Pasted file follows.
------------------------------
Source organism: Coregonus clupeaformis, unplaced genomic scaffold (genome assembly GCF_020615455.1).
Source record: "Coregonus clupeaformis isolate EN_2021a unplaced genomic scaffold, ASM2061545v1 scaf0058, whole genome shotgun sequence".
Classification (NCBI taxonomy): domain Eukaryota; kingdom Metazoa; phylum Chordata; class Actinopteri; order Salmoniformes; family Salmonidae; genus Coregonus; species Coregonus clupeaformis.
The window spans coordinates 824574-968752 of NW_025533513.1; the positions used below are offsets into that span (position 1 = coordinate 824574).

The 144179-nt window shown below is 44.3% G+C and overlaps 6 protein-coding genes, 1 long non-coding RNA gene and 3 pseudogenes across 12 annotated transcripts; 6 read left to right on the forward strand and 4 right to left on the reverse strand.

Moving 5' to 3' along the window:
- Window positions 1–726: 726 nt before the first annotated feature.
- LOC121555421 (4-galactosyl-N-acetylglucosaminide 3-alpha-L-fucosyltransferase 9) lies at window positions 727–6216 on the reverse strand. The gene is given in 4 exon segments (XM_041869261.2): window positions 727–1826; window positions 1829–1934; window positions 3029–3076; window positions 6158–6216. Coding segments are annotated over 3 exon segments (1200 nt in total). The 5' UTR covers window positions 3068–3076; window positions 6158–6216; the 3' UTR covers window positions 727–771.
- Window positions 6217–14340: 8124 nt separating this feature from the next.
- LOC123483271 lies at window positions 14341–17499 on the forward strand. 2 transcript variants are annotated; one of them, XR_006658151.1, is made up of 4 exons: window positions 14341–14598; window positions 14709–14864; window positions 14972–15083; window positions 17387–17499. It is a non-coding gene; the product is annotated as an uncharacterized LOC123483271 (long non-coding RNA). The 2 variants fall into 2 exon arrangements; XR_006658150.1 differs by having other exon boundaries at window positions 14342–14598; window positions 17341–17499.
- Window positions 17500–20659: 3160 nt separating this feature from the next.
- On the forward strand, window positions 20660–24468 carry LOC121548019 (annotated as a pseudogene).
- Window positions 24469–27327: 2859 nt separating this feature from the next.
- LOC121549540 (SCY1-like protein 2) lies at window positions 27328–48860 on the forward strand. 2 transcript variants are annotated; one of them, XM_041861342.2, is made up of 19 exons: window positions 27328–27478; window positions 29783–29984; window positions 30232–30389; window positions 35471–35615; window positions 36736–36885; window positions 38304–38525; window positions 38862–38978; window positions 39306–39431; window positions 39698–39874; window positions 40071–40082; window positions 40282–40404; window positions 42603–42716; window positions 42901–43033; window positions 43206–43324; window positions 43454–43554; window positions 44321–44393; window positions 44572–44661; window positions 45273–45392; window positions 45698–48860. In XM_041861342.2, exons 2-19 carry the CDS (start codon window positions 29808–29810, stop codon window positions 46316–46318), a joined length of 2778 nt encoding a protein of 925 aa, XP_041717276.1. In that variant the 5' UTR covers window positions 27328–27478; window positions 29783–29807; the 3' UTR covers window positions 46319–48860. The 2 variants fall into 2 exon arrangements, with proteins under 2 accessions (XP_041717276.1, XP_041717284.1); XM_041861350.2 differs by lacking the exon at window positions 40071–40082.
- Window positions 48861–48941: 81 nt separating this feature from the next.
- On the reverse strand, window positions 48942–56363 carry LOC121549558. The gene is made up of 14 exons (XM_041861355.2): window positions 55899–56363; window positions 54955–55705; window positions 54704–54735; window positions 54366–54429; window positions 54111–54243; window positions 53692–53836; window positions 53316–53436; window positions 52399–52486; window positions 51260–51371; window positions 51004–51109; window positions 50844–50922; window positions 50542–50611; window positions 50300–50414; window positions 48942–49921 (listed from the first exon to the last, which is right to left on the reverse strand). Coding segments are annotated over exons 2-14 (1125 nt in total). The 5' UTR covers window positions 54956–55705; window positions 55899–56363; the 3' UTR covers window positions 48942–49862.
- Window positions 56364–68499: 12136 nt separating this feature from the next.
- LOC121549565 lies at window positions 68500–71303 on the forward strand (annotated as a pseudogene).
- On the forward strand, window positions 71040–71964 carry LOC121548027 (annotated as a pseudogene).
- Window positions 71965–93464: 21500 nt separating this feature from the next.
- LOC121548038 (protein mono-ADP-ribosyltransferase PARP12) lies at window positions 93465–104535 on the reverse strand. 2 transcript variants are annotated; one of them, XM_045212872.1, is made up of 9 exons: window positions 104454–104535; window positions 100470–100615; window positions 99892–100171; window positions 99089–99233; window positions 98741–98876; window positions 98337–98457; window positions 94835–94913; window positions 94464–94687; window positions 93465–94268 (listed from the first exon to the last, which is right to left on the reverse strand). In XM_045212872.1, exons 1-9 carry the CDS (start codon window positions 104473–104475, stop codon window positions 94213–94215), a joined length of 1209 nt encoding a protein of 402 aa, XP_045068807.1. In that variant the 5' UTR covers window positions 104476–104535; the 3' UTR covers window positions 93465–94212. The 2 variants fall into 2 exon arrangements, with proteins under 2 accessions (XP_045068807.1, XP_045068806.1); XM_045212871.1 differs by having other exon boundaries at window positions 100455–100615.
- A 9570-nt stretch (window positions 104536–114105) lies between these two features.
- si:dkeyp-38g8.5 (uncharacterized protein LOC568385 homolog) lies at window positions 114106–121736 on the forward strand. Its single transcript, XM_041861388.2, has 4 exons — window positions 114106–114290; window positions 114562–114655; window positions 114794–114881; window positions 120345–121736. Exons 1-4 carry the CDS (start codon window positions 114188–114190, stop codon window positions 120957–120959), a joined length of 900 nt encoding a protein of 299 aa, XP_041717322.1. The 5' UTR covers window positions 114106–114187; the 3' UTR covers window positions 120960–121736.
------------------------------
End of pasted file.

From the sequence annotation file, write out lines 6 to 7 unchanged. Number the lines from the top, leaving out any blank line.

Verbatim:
Moving 5' to 3' along the window:
- Window positions 1–726: 726 nt before the first annotated feature.